They said she had killed hundreds, perhaps thousands, of people — sometimes at a distance, sometimes up close, with knife or fist. They said she’d killed a crew member when the shuttle she was in needed its mass reduced and the man hadn’t even argued, just nodded and stepped into the airlock, never said a word as the door closed and the lock cycled, staring in at his captain as she stared back.

They said time had mellowed her.
 They said working with Mukopadhyay, even though he was crazy as a spiral comet, had mellowed her.

They said helping colonize a whole planet, setting up its government, the rich and intricate power structure that now encompassed the whole solar system called Shiva, had mellowed her.

Not to mention motherhood, they said, a change which no pregnant woman escapes. It alters the hormones in your body. Softens you. Makes you less rash, less harsh. Takes away even the sharpest edge, not to mention the hormonal craziness, which some women never recover from, after all.

Sure, changes you in a good way, they were quick to say. 
But definitely softer.

They said she’d never do those sorts of things now.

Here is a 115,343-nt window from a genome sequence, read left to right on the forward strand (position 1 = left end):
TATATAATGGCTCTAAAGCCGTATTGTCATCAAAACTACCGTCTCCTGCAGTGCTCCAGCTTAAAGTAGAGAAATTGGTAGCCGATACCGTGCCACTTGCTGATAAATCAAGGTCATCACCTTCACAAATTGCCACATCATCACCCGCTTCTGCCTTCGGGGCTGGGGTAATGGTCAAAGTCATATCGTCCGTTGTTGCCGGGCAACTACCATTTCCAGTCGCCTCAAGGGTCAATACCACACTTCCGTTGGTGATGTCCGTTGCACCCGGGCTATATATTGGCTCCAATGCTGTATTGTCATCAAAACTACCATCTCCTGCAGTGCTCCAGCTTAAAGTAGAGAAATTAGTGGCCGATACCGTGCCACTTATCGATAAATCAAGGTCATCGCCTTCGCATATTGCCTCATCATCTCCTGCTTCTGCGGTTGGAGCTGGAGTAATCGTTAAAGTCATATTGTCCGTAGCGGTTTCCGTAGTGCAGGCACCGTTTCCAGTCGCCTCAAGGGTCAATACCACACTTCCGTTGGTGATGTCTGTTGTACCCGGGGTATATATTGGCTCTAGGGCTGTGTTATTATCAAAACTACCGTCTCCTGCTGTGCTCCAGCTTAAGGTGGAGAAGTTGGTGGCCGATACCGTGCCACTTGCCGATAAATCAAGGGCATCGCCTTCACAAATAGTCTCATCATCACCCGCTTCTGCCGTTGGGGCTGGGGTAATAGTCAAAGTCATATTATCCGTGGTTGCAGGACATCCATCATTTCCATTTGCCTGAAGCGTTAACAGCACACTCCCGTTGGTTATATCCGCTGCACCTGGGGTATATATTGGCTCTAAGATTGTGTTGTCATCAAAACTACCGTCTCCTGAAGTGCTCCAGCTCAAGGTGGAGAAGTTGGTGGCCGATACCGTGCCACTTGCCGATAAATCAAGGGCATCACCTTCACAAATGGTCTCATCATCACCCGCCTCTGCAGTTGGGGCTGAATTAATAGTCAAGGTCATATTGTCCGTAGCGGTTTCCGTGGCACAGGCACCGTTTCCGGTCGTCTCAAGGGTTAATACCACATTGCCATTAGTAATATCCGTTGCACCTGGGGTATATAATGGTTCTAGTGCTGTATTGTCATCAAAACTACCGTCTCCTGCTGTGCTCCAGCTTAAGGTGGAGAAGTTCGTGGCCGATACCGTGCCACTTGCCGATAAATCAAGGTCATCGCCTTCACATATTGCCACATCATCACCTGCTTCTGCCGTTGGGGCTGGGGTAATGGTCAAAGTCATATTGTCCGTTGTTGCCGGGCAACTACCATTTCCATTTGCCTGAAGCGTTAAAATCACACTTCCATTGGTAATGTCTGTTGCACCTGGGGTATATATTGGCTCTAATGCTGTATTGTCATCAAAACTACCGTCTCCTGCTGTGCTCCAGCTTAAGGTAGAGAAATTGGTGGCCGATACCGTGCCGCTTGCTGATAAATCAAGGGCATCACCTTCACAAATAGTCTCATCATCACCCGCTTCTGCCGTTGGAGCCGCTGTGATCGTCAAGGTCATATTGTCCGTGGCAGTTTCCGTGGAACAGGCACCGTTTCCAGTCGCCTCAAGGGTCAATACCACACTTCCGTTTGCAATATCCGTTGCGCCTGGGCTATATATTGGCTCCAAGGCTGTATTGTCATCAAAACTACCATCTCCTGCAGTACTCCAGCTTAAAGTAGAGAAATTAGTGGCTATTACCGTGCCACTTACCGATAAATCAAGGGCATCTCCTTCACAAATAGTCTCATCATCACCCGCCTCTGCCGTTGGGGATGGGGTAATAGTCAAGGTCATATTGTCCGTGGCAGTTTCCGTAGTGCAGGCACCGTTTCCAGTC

#


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EP352: Food for Thought

By Laura Lee McArdle
Read by Christiana Ellis
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An Escape Pod Original!
All stories by Laura Lee McArdle
All stories read by Christiana Ellis
Rated 15 and up for explicit language

Food for Thought
By Laura Lee McArdle

He didn’t look much like the humans I knew—their eyes squinting out of wind-burnt faces from atop the backs of their rude horses. This one had a face like butter, not a wrinkle to be seen. And he didn’t arrive on a horse, rude or otherwise, just popped out of thin air and started talking to me. Not at me. To me.

“Slow down,” I said flicking a fly off my broad backside. “Wilfred, right? You are responsible for the fence posts?”

“Yeah sure,” said Wilfred. “Now listen to me. I just need a thirty second vignette when I say ‘action’. Can you do that for me?

“Sure,” I said. I love to talk about myself.

“You heard the animal,” he shouted to no one I could see. “Food For Thought, take one. Action!”